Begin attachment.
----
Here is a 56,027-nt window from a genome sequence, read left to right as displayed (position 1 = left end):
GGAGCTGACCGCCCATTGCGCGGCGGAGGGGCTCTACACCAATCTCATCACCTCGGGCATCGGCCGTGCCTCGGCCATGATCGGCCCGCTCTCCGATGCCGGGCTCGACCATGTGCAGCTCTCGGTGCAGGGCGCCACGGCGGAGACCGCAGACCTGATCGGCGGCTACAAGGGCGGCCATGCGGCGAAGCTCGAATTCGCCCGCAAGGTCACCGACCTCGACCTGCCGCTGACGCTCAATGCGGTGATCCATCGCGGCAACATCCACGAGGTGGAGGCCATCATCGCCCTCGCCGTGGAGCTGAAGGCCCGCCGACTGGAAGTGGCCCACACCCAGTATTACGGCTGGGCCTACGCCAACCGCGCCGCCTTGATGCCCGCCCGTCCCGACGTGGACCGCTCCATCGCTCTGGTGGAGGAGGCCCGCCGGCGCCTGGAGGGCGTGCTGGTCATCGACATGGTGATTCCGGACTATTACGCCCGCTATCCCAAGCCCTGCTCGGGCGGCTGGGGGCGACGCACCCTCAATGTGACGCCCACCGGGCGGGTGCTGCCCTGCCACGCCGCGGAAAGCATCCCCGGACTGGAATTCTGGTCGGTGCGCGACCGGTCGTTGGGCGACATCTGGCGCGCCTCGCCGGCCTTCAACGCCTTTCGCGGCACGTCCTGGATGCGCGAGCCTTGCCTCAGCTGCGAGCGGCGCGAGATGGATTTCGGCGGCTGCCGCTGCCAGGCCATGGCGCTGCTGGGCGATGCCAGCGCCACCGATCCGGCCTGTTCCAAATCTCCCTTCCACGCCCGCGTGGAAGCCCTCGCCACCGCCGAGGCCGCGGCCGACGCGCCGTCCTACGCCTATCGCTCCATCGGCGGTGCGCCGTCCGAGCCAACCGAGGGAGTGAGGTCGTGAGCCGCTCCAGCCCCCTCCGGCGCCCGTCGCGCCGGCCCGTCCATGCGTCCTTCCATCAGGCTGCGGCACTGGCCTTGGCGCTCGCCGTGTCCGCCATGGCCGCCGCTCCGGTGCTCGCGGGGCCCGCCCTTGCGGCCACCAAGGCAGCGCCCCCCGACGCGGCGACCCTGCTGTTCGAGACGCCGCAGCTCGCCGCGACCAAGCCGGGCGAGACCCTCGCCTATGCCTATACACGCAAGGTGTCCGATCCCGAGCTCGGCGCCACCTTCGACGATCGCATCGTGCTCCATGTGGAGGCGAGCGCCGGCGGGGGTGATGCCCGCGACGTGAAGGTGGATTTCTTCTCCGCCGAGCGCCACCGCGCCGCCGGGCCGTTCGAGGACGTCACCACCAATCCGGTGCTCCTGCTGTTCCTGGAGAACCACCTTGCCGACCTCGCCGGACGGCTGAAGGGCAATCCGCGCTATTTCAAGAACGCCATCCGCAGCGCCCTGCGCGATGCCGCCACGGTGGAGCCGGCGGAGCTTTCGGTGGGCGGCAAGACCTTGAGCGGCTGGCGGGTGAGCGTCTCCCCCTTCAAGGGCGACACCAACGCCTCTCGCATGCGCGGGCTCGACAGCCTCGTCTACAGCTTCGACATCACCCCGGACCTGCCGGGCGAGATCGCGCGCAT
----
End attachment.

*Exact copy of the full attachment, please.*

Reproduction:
Here is a 56,027-nt window from a genome sequence, read left to right as displayed (position 1 = left end):
GGAGCTGACCGCCCATTGCGCGGCGGAGGGGCTCTACACCAATCTCATCACCTCGGGCATCGGCCGTGCCTCGGCCATGATCGGCCCGCTCTCCGATGCCGGGCTCGACCATGTGCAGCTCTCGGTGCAGGGCGCCACGGCGGAGACCGCAGACCTGATCGGCGGCTACAAGGGCGGCCATGCGGCGAAGCTCGAATTCGCCCGCAAGGTCACCGACCTCGACCTGCCGCTGACGCTCAATGCGGTGATCCATCGCGGCAACATCCACGAGGTGGAGGCCATCATCGCCCTCGCCGTGGAGCTGAAGGCCCGCCGACTGGAAGTGGCCCACACCCAGTATTACGGCTGGGCCTACGCCAACCGCGCCGCCTTGATGCCCGCCCGTCCCGACGTGGACCGCTCCATCGCTCTGGTGGAGGAGGCCCGCCGGCGCCTGGAGGGCGTGCTGGTCATCGACATGGTGATTCCGGACTATTACGCCCGCTATCCCAAGCCCTGCTCGGGCGGCTGGGGGCGACGCACCCTCAATGTGACGCCCACCGGGCGGGTGCTGCCCTGCCACGCCGCGGAAAGCATCCCCGGACTGGAATTCTGGTCGGTGCGCGACCGGTCGTTGGGCGACATCTGGCGCGCCTCGCCGGCCTTCAACGCCTTTCGCGGCACGTCCTGGATGCGCGAGCCTTGCCTCAGCTGCGAGCGGCGCGAGATGGATTTCGGCGGCTGCCGCTGCCAGGCCATGGCGCTGCTGGGCGATGCCAGCGCCACCGATCCGGCCTGTTCCAAATCTCCCTTCCACGCCCGCGTGGAAGCCCTCGCCACCGCCGAGGCCGCGGCCGACGCGCCGTCCTACGCCTATCGCTCCATCGGCGGTGCGCCGTCCGAGCCAACCGAGGGAGTGAGGTCGTGAGCCGCTCCAGCCCCCTCCGGCGCCCGTCGCGCCGGCCCGTCCATGCGTCCTTCCATCAGGCTGCGGCACTGGCCTTGGCGCTCGCCGTGTCCGCCATGGCCGCCGCTCCGGTGCTCGCGGGGCCCGCCCTTGCGGCCACCAAGGCAGCGCCCCCCGACGCGGCGACCCTGCTGTTCGAGACGCCGCAGCTCGCCGCGACCAAGCCGGGCGAGACCCTCGCCTATGCCTATACACGCAAGGTGTCCGATCCCGAGCTCGGCGCCACCTTCGACGATCGCATCGTGCTCCATGTGGAGGCGAGCGCCGGCGGGGGTGATGCCCGCGACGTGAAGGTGGATTTCTTCTCCGCCGAGCGCCACCGCGCCGCCGGGCCGTTCGAGGACGTCACCACCAATCCGGTGCTCCTGCTGTTCCTGGAGAACCACCTTGCCGACCTCGCCGGACGGCTGAAGGGCAATCCGCGCTATTTCAAGAACGCCATCCGCAGCGCCCTGCGCGATGCCGCCACGGTGGAGCCGGCGGAGCTTTCGGTGGGCGGCAAGACCTTGAGCGGCTGGCGGGTGAGCGTCTCCCCCTTCAAGGGCGACACCAACGCCTCTCGCATGCGCGGGCTCGACAGCCTCGTCTACAGCTTCGACATCACCCCGGACCTGCCGGGCGAGATCGCGCGCAT